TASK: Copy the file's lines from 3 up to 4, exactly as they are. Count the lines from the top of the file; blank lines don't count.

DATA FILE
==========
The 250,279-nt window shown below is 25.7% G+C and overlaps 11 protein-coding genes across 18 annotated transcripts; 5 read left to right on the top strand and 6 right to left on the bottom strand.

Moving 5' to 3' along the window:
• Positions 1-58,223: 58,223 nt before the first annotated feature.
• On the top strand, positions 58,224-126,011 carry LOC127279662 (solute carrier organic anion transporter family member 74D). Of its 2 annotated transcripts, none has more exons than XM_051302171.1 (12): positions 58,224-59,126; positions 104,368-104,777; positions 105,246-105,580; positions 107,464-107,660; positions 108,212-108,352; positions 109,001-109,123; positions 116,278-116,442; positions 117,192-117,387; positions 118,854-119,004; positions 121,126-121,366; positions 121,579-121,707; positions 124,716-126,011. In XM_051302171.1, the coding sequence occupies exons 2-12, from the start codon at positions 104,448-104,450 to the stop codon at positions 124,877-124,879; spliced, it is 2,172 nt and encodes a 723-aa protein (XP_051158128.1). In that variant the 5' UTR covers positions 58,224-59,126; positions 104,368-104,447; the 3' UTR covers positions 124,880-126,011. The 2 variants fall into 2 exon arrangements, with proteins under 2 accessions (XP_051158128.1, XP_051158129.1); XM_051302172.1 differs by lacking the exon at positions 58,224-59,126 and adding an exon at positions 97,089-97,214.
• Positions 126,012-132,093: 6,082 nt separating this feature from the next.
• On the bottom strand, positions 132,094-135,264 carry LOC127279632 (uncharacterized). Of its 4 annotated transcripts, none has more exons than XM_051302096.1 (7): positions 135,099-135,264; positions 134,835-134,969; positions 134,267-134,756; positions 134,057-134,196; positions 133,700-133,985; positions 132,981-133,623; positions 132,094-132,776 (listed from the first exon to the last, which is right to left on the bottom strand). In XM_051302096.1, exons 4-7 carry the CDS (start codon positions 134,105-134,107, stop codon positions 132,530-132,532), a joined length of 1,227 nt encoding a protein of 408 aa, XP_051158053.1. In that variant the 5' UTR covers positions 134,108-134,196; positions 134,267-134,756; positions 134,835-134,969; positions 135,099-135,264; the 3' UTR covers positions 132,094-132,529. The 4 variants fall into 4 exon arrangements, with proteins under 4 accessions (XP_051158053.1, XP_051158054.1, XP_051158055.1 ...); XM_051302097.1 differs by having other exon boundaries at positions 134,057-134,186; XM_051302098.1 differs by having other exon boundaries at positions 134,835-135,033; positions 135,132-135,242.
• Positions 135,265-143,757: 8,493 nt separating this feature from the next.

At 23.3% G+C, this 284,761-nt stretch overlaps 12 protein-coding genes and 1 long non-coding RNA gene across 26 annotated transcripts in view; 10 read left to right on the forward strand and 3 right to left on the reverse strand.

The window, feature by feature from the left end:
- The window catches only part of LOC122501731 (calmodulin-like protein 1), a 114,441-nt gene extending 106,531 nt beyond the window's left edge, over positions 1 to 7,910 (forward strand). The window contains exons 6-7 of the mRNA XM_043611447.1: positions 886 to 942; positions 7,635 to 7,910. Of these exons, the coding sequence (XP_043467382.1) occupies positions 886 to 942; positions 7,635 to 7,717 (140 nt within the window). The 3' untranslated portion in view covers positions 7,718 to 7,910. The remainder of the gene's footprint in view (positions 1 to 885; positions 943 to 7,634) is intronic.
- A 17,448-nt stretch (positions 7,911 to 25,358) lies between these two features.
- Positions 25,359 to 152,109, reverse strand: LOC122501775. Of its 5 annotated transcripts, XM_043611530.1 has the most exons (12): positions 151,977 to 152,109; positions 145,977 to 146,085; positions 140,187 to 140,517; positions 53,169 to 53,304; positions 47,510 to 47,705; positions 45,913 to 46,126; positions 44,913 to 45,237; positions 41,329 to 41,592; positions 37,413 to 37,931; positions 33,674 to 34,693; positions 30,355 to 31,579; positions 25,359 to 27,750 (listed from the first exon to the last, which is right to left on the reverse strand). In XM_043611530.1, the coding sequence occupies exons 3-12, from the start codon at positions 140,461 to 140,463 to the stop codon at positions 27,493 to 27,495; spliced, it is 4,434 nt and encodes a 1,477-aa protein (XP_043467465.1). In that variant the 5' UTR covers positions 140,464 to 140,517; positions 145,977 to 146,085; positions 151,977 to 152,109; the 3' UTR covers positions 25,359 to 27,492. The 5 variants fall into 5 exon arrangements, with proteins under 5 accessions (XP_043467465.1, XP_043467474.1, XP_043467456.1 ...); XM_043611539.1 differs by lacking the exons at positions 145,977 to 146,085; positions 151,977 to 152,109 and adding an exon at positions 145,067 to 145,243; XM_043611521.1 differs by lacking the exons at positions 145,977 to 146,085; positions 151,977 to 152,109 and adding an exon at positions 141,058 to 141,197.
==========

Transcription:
• Positions 1-58,223: 58,223 nt before the first annotated feature.
• On the top strand, positions 58,224-126,011 carry LOC127279662 (solute carrier organic anion transporter family member 74D). Of its 2 annotated transcripts, none has more exons than XM_051302171.1 (12): positions 58,224-59,126; positions 104,368-104,777; positions 105,246-105,580; positions 107,464-107,660; positions 108,212-108,352; positions 109,001-109,123; positions 116,278-116,442; positions 117,192-117,387; positions 118,854-119,004; positions 121,126-121,366; positions 121,579-121,707; positions 124,716-126,011. In XM_051302171.1, the coding sequence occupies exons 2-12, from the start codon at positions 104,448-104,450 to the stop codon at positions 124,877-124,879; spliced, it is 2,172 nt and encodes a 723-aa protein (XP_051158128.1). In that variant the 5' UTR covers positions 58,224-59,126; positions 104,368-104,447; the 3' UTR covers positions 124,880-126,011. The 2 variants fall into 2 exon arrangements, with proteins under 2 accessions (XP_051158128.1, XP_051158129.1); XM_051302172.1 differs by lacking the exon at positions 58,224-59,126 and adding an exon at positions 97,089-97,214.